All Hectic on the Western Front

The last month has been interesting.

I’ve had rehearsal three days a week, which was a lot more fun than I expected. Rehearsal days are now my favorites.007The Boyfriend and I celebrated our One Year Anniversary.

023I applied for four new positions at work and got turned down for three of them. I’m still waiting to hear back from the fourth, and I have an application ready to turn in for another. Ambitious or a glutton for punishment? We don’t know.

002aI recently changed departments at work, so there are lots of new things I’m learning there. It’s been awesome, but brain-consuming. I’m continuing to train as an assistant for yet another department, so my skills are diversifying.

I’ve tried new experiments on social responsibility, namely: using vintage hankies instead of facial tissue. It was slightly more work to start out (ironing my line-dried hankies, remembering to pack them in my purse and workbag, setting them aside to wash separately so they don’t get stained blue with my jeans, etc.) but I think I like them better. Next up: People Towels.

001I also attended World Veg Festival with my fellow vegan roommate and discovered the most amazing Sjaac’s Chocolate. (I bought way too much and ate it way too fast.)

wvf_cardAnd I discovered Peet’s Maple Lattes, which is a delightful fall treat since I don’t care for the Pumpkin Spice Lattes everyone else is crazy about.

005(This particular Peet’s location has the added advantage of roaming chickens. I don’t know where they come from. But there were chicks!)

011All in all, it was a pretty busy month but I didn’t go under. October should be slightly easier, fingers crossed. I might even dig myself out from under the pile of Things to Do on my table…

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I (Don’t Want To) Listen

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(From PublicDomainPictures.net)

I love the synchronicity of the internet.

Lately I’ve been following a lot of conversations, some about strong women characters, some about the “real” definition of Fangirl, some about gender roles in faith communities, and some about the voices of minorities in all communities.

It’s been the conversations about voice that have been the most important to me. They seem to transcend their own corner to apply to just about everything.

Lack of female superheroes in media? Let’s listen to what “fangirls” are saying before labeling it an unprofitable market.

Lack of women in faith conversations? Um, have you met the internet? Maybe get with some of the women leaders who exist (trust me, they’re totally there) and ask them how to broaden the conversation.

Lack of minority writers in SFF? Yeah, they’re there, they’re just not getting coverage. Seek them out and acknowledge their voices.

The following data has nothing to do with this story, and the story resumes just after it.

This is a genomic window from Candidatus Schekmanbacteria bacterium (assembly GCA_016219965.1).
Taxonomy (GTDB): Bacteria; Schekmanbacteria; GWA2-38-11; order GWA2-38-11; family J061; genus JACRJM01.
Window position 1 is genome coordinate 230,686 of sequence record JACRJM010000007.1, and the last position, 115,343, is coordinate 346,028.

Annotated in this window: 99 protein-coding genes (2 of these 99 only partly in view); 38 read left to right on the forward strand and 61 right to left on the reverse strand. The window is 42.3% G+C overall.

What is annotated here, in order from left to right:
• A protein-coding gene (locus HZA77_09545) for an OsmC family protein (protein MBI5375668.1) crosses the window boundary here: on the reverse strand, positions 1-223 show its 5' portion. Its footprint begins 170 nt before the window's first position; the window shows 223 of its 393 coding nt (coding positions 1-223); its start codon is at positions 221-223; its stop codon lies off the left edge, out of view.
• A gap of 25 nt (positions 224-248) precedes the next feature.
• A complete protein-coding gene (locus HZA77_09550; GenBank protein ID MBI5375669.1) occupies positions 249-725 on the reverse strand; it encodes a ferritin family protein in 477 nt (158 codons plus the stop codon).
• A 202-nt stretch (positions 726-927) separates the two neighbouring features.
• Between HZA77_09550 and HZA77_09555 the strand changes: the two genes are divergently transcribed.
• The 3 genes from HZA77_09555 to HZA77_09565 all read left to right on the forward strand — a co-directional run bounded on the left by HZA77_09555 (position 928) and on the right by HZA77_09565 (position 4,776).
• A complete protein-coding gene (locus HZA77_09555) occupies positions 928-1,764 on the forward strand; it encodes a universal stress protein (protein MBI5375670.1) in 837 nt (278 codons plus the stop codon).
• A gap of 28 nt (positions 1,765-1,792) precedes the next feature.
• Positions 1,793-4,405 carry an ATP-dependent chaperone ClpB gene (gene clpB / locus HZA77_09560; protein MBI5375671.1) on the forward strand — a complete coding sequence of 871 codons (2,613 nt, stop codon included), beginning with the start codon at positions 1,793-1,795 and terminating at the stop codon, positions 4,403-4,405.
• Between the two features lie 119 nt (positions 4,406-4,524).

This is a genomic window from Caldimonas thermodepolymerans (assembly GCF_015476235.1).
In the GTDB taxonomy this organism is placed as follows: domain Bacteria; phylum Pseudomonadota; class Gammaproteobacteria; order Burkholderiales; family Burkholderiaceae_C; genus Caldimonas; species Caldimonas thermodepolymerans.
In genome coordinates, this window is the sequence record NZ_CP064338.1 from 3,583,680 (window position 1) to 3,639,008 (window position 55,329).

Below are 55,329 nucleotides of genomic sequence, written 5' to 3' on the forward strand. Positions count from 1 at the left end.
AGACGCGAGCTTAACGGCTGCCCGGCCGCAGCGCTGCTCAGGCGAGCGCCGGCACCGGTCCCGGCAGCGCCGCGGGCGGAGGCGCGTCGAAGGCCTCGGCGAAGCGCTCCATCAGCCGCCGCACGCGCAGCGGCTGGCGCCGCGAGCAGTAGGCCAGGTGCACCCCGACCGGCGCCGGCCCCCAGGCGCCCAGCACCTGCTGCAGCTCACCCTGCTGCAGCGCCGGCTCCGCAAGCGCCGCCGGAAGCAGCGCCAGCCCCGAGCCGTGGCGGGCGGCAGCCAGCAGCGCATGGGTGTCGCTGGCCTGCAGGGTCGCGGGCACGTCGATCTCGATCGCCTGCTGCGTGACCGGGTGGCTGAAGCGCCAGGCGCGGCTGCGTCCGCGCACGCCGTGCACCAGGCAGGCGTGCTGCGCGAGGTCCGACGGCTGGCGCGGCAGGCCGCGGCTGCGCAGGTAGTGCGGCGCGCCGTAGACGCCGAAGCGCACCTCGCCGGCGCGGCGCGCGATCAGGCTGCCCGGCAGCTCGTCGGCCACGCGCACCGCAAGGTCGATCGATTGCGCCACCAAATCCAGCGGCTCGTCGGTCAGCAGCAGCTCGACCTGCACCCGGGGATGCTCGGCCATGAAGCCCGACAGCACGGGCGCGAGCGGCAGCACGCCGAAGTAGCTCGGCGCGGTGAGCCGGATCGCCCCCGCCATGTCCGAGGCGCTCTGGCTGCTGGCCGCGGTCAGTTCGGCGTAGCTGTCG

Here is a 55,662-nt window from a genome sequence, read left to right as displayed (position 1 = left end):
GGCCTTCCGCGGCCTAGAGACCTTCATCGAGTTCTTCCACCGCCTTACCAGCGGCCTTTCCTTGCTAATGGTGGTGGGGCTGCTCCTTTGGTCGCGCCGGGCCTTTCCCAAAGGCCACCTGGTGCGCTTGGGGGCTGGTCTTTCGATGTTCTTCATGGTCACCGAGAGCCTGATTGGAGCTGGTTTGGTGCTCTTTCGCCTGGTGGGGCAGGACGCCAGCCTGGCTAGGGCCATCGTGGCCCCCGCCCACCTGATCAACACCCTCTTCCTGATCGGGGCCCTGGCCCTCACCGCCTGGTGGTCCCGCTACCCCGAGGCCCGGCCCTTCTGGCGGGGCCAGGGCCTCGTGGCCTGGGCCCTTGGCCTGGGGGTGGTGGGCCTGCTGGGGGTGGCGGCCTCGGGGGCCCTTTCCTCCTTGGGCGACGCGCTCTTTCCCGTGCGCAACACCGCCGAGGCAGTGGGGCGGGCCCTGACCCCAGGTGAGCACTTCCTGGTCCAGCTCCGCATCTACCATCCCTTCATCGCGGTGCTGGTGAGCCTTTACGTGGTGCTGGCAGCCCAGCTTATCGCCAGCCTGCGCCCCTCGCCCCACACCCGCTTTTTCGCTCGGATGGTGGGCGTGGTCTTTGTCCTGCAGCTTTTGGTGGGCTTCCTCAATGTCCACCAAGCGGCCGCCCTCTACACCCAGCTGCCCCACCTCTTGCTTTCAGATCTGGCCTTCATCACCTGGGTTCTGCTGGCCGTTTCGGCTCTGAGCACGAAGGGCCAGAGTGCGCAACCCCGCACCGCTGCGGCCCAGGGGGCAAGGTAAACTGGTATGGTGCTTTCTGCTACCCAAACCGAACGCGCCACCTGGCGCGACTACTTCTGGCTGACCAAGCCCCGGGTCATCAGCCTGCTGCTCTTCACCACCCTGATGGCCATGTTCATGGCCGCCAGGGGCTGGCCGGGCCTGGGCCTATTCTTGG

Lack of minority characters in SFF? It’s a problem, especially to get ones that aren’t stereotypes intended to fill a certain, pre-conceptualized role. Listen to the problem before trying to fix it and going about it all wrong.

So, voice. Listening. Affirming. Acknowledging that (almost) everyone has a valid viewpoint, and those who don’t still feel as if they do. Everyone’s emotional position feels legitimate, and sometimes what we need most is not to be right or wrong but to feel heard in that.

It’s been a very big thing with me lately, leading to passionate discussions about feminism and transgender issues.

But my own inability to listen was right under my nose.

One of the problems of being unashamedly open-minded is that when one has a bit of closed-mindedness it is hard to spot. Like a rusty mechanism, my radar didn’t turn on myself until I read this in a post this morning:

What if we responded like that more often? I think that would be beautiful, don’t you?

When someone tells us that we hurt them. I’m listening.

When someone is crying out. I’m listening.

When someone disagrees with us. I’m listening.

I’m in the middle of a disagreement with someone close to me, someone whose opinion on a situation seems totally unfounded. It feels like it’s unnecessary, that it’s inconvenient, that it’s a violent reaction to a small instigation. It’s right in front of me all the time, though, so I can’t just step past it and move on. I don’t want it to be there, and I’m impatient that it remains.

Part of me equates “listening” with “changing to make another person happier”. I need to find that middle ground between whole-hearted acceptance and whole-hearted resistance.

I’m trying to remind myself that it’s not about being right or being wrong. Other people do not need my permission to have “correct” emotions.

And maybe if I actually listened, with no other agenda or intent to convince, it would accomplish all it needed to.

Homeschooling: Two Sides

Friday Five: Bonus! It’s Two Sets!

What The Internet Taught Me That I Missed Out On Through Homeschooling

People Will Mock. This is okay. Sometimes good people make mistakes, and sometimes mean people are being mean. Mockers aren’t always evil, and they aren’t always wrong, either.

People Are Mean, and You Don’t Have to Listen. Almost all of what I heard growing up was “constructive criticism”, so I came out into the world believing that I needed to change based on the “feedback” I received. Not all this feedback is necessary. You can ignore it.